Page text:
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On the Reading of Sucky Books by Stochastic

Reading Sucky Books

To begin with: yes, by “sucky books” I do mean “books that suck”. At least, on the surface. Because, you see, you can’t judge a book by its surface… cover… (Erm. I hate it when my metaphor fails, and then I realize it fails to even be a metaphor.)

Anyway, I’ve been spending quite a lot of time in Amazon’s bargain-ebooks basement, because I’m a sufficiently voracious reader that I worry about my book budget, and yes, I’m totally addicted to reading and should probably join a self-help group. This is not a bad thing, for I’ve made three wonderful discoveries:

  1. Variance – The variance of bargain-ebook quality is so high that you’re guaranteed to find a handful of truly fantastic self-published authors whom nobody has ever heard of. (Ahem: Hugh Howey. He’s no longer unknown, but go check him out anyway. Also check out Tammy Blackwell.)
  2. Editing – Fantastic unknowns aside, if you can push yourself through the “sucky books” too, you’ll discover that many of them have solid and well-planned plots, enjoyable scenes with good pacing, interesting characters with good development, gripping conflict and emotion, and a great deal of imagination. In short, things you’d expect from good authors. What they tend to lack is good editing. And what this implies is that the authors themselves don’t suck at all — in fact, they’re often quite skilled. So, hey, you’ve just discovered more fantastic authors whom nobody will ever hear of until these poor starving penniless artists can afford to hire good editors. Or until they judge that the benefits of proper rounds of professional edits are worth the thousands of dollars in editing fees, per book.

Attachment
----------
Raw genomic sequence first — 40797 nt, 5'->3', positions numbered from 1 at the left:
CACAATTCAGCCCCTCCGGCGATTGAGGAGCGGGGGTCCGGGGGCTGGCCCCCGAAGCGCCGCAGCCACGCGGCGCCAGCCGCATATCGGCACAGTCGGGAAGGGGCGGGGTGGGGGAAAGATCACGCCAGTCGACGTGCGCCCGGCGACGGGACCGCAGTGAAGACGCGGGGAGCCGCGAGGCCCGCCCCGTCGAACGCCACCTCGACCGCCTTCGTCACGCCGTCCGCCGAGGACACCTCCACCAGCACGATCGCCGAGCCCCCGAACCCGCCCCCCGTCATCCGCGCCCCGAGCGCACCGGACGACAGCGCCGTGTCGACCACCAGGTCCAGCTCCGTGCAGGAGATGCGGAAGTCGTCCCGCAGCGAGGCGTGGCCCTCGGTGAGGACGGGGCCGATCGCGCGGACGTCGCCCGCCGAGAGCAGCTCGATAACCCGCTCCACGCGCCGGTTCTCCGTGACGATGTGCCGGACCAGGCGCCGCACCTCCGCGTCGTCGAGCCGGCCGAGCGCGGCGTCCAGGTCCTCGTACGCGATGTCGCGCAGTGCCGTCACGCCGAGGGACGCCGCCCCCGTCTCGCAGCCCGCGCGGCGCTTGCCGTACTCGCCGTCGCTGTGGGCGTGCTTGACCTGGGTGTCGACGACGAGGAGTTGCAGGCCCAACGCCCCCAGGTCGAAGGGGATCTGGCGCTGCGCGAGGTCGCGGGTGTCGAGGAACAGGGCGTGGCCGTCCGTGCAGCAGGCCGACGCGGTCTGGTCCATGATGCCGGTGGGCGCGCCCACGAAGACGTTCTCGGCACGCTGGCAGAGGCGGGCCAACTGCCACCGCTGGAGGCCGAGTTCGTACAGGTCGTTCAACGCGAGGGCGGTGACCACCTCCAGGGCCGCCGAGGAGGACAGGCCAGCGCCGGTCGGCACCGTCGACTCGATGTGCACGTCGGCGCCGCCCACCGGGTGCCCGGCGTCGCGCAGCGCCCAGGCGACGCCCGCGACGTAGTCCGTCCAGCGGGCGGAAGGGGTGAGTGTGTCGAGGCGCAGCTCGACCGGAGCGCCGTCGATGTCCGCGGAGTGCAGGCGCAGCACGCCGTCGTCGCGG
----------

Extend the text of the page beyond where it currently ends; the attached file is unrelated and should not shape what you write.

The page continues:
3. It Gets Easier – The main obstacle to overcome when you try to read these books is, of course, the writing. Which is ironic given my contention that the writing is good, at least with regard to the structures and foundations of such books. This pertains to the third wonderful discovery: if you can make it through just one of these books, your inner editor will begin to relax, quiet down, stop screeching in that strident inner voice that the writing is wrong and the writer should be shot. And then the next such book is easier. And then you can enjoy them without working so hard.

    The trick is to lower your editorial standards without lowering your writing standards. The easiest way to do this is to consider that while good editing makes a good story more readable, it really can’t do much for a lousy story; and then to consider what you think makes a good story; and finally to consider whether the “sucky book” you’re painfully wading through has these good qualities. And if it does, and you know it, it’ll be easier to read.

So go spend a little bit of time spelunking in the self-published bargain-ebook basements. Rummage through the rubble. You’ll find some real gems in the rough.

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-Stochastic

© 2012, Anya. All rights reserved.

Comments

  1. This reminds me of reading fanfiction on the internet ’cause yes, most of the stories do suck, but quite a lot of them actually do not. I usually don’t don’t mind wading through the un-edited grammar and less than excellent writing if the story itself is entertaining and the characters are interesting. Shopping for bargain books like in used bookstores is fun, but I don’t use my e-reader, so I don’t buy self-published e-books. Great post.

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